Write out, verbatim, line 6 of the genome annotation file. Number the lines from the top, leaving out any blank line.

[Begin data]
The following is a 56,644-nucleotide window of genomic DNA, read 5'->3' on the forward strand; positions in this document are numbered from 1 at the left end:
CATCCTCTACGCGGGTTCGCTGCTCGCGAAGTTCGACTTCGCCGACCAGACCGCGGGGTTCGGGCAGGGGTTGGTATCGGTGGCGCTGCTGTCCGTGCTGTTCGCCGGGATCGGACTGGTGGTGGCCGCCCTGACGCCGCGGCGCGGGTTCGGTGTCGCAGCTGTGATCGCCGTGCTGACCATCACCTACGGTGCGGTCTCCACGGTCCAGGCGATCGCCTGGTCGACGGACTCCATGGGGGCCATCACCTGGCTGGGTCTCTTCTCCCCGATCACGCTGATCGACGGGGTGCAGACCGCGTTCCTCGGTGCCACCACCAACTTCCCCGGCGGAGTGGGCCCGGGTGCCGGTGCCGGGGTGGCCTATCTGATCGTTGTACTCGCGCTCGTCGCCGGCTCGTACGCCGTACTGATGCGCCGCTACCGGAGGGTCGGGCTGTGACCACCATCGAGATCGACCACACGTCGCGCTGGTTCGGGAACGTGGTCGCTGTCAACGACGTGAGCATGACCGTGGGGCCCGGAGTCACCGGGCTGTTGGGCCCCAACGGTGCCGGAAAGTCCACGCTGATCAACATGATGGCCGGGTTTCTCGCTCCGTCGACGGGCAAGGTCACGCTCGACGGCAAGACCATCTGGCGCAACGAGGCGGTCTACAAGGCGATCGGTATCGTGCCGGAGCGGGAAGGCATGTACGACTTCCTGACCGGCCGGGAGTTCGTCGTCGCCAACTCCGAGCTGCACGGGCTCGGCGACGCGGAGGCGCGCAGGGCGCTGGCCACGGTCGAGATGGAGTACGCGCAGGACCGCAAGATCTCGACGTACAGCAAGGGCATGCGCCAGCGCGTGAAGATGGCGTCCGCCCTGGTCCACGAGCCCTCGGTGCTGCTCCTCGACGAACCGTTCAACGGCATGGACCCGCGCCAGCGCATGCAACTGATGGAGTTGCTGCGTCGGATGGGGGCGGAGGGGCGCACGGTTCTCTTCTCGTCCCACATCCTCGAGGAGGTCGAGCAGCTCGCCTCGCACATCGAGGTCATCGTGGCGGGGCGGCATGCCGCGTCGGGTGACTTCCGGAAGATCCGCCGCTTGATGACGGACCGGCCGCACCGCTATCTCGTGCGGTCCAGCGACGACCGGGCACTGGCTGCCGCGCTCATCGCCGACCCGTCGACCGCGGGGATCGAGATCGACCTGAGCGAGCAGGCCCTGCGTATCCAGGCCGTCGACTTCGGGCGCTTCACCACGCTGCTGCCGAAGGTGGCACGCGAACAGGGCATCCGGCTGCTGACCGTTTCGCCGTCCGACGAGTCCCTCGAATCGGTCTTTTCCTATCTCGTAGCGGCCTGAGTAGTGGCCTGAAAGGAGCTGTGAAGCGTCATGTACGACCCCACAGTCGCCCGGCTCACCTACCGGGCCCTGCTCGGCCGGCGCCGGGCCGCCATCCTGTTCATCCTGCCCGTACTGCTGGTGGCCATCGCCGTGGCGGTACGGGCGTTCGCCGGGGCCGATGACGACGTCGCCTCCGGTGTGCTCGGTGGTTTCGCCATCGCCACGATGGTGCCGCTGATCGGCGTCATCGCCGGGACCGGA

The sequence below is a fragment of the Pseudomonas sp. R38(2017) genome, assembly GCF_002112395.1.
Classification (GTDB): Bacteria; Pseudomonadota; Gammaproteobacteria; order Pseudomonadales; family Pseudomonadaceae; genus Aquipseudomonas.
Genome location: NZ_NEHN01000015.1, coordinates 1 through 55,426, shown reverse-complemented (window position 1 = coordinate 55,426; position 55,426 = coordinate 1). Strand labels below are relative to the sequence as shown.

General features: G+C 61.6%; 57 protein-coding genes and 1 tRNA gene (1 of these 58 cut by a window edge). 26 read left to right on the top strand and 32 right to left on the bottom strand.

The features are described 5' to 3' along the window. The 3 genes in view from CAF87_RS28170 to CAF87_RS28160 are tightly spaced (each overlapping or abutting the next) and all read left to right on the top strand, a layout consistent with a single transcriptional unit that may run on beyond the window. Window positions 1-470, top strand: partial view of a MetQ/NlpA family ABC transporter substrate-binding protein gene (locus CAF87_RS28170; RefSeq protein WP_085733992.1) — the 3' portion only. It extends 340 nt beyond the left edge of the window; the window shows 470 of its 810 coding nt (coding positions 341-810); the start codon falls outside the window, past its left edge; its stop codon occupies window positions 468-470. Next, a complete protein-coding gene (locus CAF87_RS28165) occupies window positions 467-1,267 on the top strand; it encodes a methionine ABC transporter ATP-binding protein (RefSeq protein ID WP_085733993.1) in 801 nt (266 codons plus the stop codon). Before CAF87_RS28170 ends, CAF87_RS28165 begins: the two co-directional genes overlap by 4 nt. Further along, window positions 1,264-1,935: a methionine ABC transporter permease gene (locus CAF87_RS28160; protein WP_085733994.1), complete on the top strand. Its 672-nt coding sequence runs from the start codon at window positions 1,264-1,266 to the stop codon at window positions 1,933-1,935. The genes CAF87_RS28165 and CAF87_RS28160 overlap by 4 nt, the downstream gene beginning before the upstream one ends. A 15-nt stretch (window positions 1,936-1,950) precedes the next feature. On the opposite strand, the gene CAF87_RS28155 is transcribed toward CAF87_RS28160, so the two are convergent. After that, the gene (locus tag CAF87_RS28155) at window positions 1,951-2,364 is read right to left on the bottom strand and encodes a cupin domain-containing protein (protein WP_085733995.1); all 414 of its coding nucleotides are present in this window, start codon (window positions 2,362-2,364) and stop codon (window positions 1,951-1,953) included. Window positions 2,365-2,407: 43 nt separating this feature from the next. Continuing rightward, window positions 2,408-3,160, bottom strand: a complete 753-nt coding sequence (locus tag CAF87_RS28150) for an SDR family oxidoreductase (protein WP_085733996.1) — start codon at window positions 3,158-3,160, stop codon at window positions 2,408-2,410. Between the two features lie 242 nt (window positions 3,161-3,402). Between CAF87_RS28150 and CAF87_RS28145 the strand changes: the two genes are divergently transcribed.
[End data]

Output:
General features: G+C 61.6%; 57 protein-coding genes and 1 tRNA gene (1 of these 58 cut by a window edge). 26 read left to right on the top strand and 32 right to left on the bottom strand.